As someone wiser than Houston Astros’ PR team once said, it’s better to remain silent and be thought a fool than to speak out and remove all doubt.
The public statements about the Astros’ cheating scandal made over the last few days by Jose Altuve, Alex Bregman, Carlos Correa, team owner Jim Crane and MLB commissioner Rob Manfred have been, to quote the understatement of Manfred himself, not successful. With the lack of accountability demonstrated over the weekend, you don’t need the “Codebreaker” algorithm to know what’s coming next. Players and fans alike have already begun speculating how teams will take it upon themselves to police the game.
In response, Manfred is sending clear signals to managers, via in-person meetings and an upcoming memorandum, that throwing at batters will not be tolerated. While Manfred has stressed his opposition to targeting hitters on all teams, Astros games will no doubt be monitored with particular interest by the commissioner.
Rob Manfred says he met with the managers in attendance here at media day to inform them that "retaliation in game by throwing at a batter intentionally will not be tolerated. Whether it's Houston or anybody else, it's dangerous, and it is not helpful to the current situation."— Lindsey Adler (@lindseyadler) February 16, 2020
Setting aside any discussion about the propriety of throwing at hitters, Manfred’s heightened vigilance creates another thorny problem: innocent managers and players will be caught in the crossfire. Pitchers make honest mistakes, and divining the intent of a hit-by-pitch can be difficult even without the added baggage of a historic controversy. After all, Astros hitters were hit by a pitch 66 times last season — every single one couldn’t have been purposeful. Given its handling of the Astros’ circus thus far, the league seems unprepared to adjudicate these incidents fairly. So as the commissioner’s eye turns from the Astros to their rivals, it’s important for the Yankees pitching staff to weigh the implications.
The Yankees won’t face the Astros in the Bronx until a four-game series in September, but they do play three in Houston starting May 15th. With James Paxton’s fitness still a question mark at that point, the Yankees won’t want to lose an arm to an accidental suspension. Fortunately, they’re equipped to navigate that risk. Yankees pitchers hit only 44 batters in 2019, the second fewest in the American League, trailing only — who else — the Houston Astros with 41. Heading into this season, the only surefire Yankees starter to have authored a double-digit HBP year is Gerrit Cole, with 10 way back in 2015.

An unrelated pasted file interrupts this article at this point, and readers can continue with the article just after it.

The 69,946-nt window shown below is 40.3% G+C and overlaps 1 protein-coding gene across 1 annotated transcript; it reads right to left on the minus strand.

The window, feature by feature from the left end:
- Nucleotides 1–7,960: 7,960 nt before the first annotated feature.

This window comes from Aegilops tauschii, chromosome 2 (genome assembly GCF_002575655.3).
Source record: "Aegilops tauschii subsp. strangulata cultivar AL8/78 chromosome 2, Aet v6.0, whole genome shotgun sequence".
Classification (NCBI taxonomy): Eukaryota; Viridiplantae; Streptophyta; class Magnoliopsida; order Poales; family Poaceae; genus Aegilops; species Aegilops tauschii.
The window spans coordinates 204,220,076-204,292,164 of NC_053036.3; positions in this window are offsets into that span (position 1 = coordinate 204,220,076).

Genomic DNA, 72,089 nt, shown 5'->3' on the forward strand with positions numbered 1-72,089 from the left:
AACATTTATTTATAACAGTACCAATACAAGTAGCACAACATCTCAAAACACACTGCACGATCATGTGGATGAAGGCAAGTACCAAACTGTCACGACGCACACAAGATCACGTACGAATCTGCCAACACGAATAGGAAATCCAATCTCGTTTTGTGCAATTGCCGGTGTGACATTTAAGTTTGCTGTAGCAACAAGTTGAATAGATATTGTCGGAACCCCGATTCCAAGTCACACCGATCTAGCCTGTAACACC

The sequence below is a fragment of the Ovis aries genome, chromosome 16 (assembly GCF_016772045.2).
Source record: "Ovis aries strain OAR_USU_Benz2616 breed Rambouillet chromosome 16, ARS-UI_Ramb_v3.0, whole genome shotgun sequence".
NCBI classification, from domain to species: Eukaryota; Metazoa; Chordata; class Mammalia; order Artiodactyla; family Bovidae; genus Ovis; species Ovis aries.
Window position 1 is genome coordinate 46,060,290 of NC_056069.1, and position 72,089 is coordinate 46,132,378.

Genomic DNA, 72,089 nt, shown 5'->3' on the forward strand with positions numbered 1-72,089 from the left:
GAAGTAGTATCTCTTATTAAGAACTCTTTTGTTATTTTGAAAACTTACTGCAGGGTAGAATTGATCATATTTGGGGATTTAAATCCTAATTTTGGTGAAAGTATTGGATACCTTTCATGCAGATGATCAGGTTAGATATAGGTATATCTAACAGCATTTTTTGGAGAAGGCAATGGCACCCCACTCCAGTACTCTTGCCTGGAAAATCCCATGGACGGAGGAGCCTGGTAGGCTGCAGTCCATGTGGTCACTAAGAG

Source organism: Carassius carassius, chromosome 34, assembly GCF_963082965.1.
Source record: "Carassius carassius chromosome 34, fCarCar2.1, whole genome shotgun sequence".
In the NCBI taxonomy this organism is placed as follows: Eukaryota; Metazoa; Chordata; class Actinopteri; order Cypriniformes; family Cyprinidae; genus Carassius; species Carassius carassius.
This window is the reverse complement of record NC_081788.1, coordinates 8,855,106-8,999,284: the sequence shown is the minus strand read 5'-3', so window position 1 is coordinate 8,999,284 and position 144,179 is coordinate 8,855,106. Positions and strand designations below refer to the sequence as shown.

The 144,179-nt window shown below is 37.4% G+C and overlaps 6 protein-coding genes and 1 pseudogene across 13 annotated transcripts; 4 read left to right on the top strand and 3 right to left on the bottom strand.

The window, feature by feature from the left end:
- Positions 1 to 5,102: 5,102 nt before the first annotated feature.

Chad Green led the team with 6 HBP in 69 innings last season, according to Baseball Reference. But three of those came in his first 12.1 innings, when he pitched to an ugly 12.41 ERA. He nailed just three more hitters over the next 56.2 innings, with a 2.38 ERA over that stretch. Once he sorted out his struggles in May, Green’s HBP rate declined, suggesting his early penchant for plunking was less about wildness and more about a temporary loss of mojo. In fact, he’d never hit more than two batters in a season prior to last year. And even if his HBP total in 2019 is an indicator of deteriorating command, it’s a relatively mild case in contrast with last season’s league leader — noted Astros antagonist Trevor Bauer, who amassed 19 HBP. (Uh oh.)
The Yankees’ low number of hit batters is unsurprising in light of the organization’s recent emphasis on breaking balls down in the zone, a philosophy Sonny Gray famously griped about, but one that’s served current Yankees like Zack Britton well. As a team, the Yankees’ pitch mix is breaking ball-heavy — just 47.3% of their pitches last season were fastballs, per FanGraphs — and their staff buries a lot of balls in the dirt, a formula that has translated to fewer beanballs and bruised ribs.
On the surface, it seems the Yankees don’t need to worry about a misplaced pitch versus Houston. But it’s also possible their track record of good control could work against them. If a ball gets away from a Yankees pitcher and hits an Astros player — especially a high-profile one like Altuve, Bregman, or Correa — Manfred’s likely to assume it was retaliatory, considering the stance he’s taken this spring and how HBP-averse the current Yankees staff appears to be. Against the Astros, this could make Yankees pitchers proceed a little too cautiously.
It’s an awkward situation for players in every MLB city but Houston, and for the Yankees in particular. Astros players who’ve been proven guilty of cheating might actually be afforded extra protection this season, while the rest of the league will be forced to adapt. In recent interviews, Yankees manager Aaron Boone expressed his disappointment with the scandal but also underlined his commitment to helping his team move on from the story. When the games start to matter on March 28th, that commitment could help the Yankees thrive — even when the Astros are in the other dugout.